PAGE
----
DIFC Courts
•    Historic first year as fully international commercial court
•    Cases handled up by 40% as case value soars to $169 million

Dubai, United Arab Emirates, 5 May 2013: The DIFC Courts, Dubai’s established English language, commercial common law judicial system, today released their Annual Review for 2012. This shows that the number and value of cases handled by the Courts increased for the sixth successive year.

The DIFC Courts’ Annual Review was presented at a joint ceremony with the Dubai Courts, who released their own Annual Report at the same time – a demonstration of the regular cooperation between the two organisations.The announcement follows the formal presentation of the Annual Review to His Highness Sheikh Maktoum Bin Mohammed Bin Rashid, Deputy Ruler of Dubai, President of the DIFC and Chairman of the Dubai Judicial Council by DIFC Courts’ Chief Justice Michael Hwang.

In the 12 months ending December 31, 2012, the DIFC Courts caseload showed a 40 per cent year-on-year increase: a new record. The value of cases rose more than 400 per cent in the year, from $33 million to just over $169 million, reflecting the increasing complexity of commercial cases coming before the Courts. This growth in caseload was also reflected in the number of DIFC Courts’ registered lawyers – a figure which grew by almost fifty percent to 349 at the year end.

Michael Hwang, Chief Justice of the DIFC Courts, said: “2012 will be remembered as a historic year for the DIFC Courts, as we completed our first 12 months as a fully international commercial court. This strategic shift in our role has seen the DIFC Courts steadily emerge as the forum of choice for English language international dispute resolution in the Middle East. We greatly appreciate His Highness Sheikh Maktoum’s continuing support.”

Chief Justice Hwang explained that the development of the DIFC Courts, based on the highest international standards, contributed directly to the vision of His Highness Sheikh Mohammed Bin Rashid Al Maktoum, Vice President of the UAE and Ruler of Dubai, in developing Dubai as a leading international business hub.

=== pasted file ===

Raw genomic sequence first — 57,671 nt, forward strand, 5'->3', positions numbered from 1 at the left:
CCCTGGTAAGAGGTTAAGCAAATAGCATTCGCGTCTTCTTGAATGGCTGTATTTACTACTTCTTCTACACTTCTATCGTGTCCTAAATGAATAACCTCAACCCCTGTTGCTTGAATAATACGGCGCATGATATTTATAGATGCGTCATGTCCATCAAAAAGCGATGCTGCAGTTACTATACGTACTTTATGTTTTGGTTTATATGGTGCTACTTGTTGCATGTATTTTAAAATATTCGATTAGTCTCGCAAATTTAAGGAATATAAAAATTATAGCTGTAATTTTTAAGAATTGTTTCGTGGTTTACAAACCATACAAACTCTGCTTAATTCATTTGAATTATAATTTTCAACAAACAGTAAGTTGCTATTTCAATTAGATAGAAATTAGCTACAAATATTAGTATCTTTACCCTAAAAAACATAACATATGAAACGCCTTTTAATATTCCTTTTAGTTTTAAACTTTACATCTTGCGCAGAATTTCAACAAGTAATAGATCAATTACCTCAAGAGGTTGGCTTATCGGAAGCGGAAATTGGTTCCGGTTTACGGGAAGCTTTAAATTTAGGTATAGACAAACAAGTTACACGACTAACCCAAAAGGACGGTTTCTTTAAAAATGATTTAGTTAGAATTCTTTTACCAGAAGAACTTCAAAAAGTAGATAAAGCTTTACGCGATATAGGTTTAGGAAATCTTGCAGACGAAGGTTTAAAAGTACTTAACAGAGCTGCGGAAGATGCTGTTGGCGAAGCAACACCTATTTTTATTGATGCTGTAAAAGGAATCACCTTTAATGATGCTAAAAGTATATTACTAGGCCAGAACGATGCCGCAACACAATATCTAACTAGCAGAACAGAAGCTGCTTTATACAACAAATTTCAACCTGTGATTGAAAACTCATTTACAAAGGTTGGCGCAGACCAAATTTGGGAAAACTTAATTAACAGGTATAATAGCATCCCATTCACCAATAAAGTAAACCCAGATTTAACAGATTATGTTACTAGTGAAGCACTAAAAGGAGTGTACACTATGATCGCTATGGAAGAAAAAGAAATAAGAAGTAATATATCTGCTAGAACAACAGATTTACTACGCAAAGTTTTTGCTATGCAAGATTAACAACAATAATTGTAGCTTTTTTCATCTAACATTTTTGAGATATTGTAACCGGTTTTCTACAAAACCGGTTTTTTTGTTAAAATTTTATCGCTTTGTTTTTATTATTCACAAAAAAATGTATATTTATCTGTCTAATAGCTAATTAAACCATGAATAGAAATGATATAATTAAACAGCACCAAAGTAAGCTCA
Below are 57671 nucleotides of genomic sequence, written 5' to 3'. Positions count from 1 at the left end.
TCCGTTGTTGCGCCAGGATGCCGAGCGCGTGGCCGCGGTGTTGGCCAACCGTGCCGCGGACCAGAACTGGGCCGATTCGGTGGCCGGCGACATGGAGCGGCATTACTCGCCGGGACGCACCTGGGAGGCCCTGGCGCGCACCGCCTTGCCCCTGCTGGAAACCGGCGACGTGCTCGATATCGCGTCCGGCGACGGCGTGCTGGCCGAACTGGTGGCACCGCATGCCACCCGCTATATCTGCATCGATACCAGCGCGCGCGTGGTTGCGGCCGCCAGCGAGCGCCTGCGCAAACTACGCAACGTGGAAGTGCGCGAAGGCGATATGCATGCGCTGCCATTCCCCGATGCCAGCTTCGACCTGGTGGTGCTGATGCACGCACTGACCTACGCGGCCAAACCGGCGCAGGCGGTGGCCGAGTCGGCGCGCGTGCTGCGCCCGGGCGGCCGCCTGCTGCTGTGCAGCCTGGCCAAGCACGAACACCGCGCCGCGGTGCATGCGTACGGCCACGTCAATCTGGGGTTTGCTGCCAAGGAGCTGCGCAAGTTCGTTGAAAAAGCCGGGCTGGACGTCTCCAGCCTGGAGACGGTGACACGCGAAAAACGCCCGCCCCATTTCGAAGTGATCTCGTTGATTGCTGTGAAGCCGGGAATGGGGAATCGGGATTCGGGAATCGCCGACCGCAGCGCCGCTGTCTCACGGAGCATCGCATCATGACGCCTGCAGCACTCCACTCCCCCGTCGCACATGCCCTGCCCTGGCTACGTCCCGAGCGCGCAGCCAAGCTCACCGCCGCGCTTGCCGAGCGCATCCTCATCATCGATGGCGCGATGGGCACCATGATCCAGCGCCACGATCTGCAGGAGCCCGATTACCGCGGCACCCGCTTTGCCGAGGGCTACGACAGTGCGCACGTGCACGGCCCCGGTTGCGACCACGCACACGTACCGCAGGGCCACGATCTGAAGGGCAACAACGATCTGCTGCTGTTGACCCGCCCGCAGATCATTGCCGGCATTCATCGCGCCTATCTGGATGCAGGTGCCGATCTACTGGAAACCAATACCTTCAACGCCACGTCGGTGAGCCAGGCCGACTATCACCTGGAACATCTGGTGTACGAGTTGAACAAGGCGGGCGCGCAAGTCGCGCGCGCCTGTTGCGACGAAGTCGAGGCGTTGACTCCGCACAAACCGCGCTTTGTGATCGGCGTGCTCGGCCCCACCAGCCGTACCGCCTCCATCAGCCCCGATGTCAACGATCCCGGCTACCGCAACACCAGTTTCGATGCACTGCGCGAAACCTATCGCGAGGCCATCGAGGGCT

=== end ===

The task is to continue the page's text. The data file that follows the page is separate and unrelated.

One of the most important issues raised in 2012 was that of enforcement – now that the DIFC Courts are fully international, and are thus able to hear any cases for which they have been selected as judicial forum of choice. The ability to enforce judgments across borders is central to the decisions of businesses and investors when they expand overseas. The DIFC Courts’ detailed ‘Enforcement Guide’ on the enforcement of their judgments has accordingly garnered a positive response in both the UAE and internationally.

Education and training were major focus areas in 2012. Specifically, DIFC Courts opened its Academy. This provides practitioners who have not practised in the DIFC Courts – including those with a civil law background – with an enhanced understanding of international common law and the court procedures applied in the DIFC Courts. This was of particular assistance to English-speaking Emirati and expatriate advocates wishing to practice in the courtroom. The first course was fully subscribed and further courses will be held during 2013. The year also saw the establishment of the DIFC Courts’ first eRegistry training courses to boost efficiency among registered lawyers.

The DIFC Courts and Dubai Courts once again collaborated closely in 2012. As Chief Justice Michael Hwang highlighted: “Perhaps the best example of our cooperation with Dubai Courts was the joint launch in September of the first-ever ‘Initiatives for Legal Excellence’ Programme, under the auspices of His Highness Sheikh Maktoum Bin Mohammed Bin Rashid Al Maktoum, Deputy Ruler of Dubai, President of the DIFC and Chairman of the Dubai Judicial Council.”

Mark Beer, Registrar of the DIFC Courts, added: “World trade is increasingly seen, in dispute resolution terms, as divided between three zones: the Europe-USA nexus, the Asia-Pacific region – and the Middle East. The DIFC Courts are steadily emerging as the forum of choice for English language international dispute resolution in our region – and we are fully committed to meeting our responsibilities in this role.”